The Missing Piece
Some estimates suggest that as much as 10 percent of the wood fiber flowing through the global marketplace originated from an illegal harvest. So having a trusted mechanism for sorting out the good from the bad is more important than ever.
In recent years, major companies such as The Home Depot, Lowe's, Starbucks, Nike, and other large wood and paper buyers have begun to prefer wood and paper that is certified by the Forest Stewardship Council (FSC) over alternative products in the marketplace.
With members from over 70 countries and more than 30 national initiatives, the FSC-certification program sets high standards for protecting people and the environment, while still allowing for logging of forests.
Since 1993, the nonprofit organization has been a key driver in the transformation of the forest industry's logging practices. Over 26 million acres of forest in North America are managed to the organization's standards, and more and more companies are getting on board and improving their forest practices.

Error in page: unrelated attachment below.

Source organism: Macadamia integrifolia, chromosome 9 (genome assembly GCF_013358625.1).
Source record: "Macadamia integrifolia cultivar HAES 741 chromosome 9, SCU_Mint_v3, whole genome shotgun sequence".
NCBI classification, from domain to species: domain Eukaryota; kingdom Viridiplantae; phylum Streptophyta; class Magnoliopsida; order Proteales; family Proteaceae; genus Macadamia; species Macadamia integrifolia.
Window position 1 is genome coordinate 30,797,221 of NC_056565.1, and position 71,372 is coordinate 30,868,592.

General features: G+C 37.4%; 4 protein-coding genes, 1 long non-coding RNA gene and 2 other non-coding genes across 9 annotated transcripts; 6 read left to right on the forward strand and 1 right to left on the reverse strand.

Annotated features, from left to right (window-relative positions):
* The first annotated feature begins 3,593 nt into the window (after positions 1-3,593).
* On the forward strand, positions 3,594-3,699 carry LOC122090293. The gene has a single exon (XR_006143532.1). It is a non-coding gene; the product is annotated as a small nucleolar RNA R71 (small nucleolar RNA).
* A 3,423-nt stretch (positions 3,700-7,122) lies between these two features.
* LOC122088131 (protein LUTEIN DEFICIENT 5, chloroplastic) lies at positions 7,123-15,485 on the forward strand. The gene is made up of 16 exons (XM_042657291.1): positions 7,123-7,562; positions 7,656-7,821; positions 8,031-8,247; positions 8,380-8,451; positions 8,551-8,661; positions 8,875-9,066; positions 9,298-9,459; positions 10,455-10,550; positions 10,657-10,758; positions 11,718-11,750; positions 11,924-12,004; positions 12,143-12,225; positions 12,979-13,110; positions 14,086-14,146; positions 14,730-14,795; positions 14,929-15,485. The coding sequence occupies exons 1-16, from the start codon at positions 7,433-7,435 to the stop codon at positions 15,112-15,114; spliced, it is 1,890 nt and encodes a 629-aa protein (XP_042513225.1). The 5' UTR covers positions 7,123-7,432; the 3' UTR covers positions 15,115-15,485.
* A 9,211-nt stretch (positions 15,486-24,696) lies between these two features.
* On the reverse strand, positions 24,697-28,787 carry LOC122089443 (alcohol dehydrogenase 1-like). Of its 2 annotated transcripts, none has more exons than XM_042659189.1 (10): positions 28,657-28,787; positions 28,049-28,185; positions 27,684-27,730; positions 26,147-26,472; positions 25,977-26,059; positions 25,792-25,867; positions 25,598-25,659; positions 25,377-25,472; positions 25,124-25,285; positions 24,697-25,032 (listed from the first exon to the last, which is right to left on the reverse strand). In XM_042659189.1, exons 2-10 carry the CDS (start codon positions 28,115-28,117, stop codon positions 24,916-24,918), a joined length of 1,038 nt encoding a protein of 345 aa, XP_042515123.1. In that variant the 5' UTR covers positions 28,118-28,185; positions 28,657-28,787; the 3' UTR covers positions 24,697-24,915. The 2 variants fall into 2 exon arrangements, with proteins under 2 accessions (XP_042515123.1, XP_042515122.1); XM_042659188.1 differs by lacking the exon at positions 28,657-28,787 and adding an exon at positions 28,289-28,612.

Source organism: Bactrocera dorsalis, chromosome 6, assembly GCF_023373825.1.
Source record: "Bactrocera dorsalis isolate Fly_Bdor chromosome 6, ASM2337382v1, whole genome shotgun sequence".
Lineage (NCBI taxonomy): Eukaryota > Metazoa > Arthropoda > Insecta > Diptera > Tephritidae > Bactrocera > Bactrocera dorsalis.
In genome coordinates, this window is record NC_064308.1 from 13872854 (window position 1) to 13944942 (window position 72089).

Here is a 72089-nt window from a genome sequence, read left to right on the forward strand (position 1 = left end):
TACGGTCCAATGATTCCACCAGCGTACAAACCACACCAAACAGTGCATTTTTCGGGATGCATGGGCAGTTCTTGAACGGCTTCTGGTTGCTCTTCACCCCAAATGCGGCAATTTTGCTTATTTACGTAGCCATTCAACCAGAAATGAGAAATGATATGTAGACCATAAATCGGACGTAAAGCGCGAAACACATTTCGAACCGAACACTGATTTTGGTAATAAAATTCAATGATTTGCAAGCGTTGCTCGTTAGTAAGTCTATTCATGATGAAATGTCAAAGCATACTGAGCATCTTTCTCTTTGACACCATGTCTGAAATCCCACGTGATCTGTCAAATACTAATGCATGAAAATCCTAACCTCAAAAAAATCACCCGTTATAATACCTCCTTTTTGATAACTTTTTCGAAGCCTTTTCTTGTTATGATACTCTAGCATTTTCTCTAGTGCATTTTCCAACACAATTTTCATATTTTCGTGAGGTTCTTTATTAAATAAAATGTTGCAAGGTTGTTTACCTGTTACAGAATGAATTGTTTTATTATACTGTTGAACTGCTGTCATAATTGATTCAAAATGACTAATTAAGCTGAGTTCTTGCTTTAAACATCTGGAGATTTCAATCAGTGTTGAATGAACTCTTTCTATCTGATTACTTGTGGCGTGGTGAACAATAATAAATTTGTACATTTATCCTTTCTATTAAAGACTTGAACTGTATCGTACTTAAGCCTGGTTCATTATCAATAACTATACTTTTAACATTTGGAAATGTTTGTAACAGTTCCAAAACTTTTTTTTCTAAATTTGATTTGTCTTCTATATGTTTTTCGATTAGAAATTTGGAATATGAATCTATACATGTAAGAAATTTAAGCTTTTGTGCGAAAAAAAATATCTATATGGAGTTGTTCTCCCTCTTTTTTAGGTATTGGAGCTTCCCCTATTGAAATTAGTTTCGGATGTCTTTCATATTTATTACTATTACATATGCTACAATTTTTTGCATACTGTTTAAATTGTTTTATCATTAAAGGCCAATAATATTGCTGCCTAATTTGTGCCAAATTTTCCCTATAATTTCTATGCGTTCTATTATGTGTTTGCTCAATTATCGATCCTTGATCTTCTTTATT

What It Means to Your Business
When you use FSC-certified papers, you know you're not supporting the destruction of Endangered Forests or disruption of native tribal life in remote areas of the world. For many, this peace of mind means a lot. For some, it provides a business advantage—it says something goo
Whether it's Time Inc. touting its use of FSC-certified paper, or The Nature Conservancy printing its magazine on certified paper, an increasing number of companies are seeking affiliation with the FSC, especially as more companies adopt corporate responsibility policies.
Being Responsible Is Only Getting Easier
With each forest the FSC certifies, the availability of certified paper grows. This represents an emerging opportunity for the book publishing industry to demonstrate its commitment to corporate social responsibility.
Currently, two trends are apparent in the North American marketplace. First, paper mills that produce coated papers—text and cover weights—and business papers are joining the FSC "Chain of Custody" certification process. This assures customers that the papers from these mills meet the FSC's standards and have originated from certified sources. Second, the FSC has recently adapted its standards to better incorporate and encourage recycled fiber as part of the supply stream that supports certified paper products.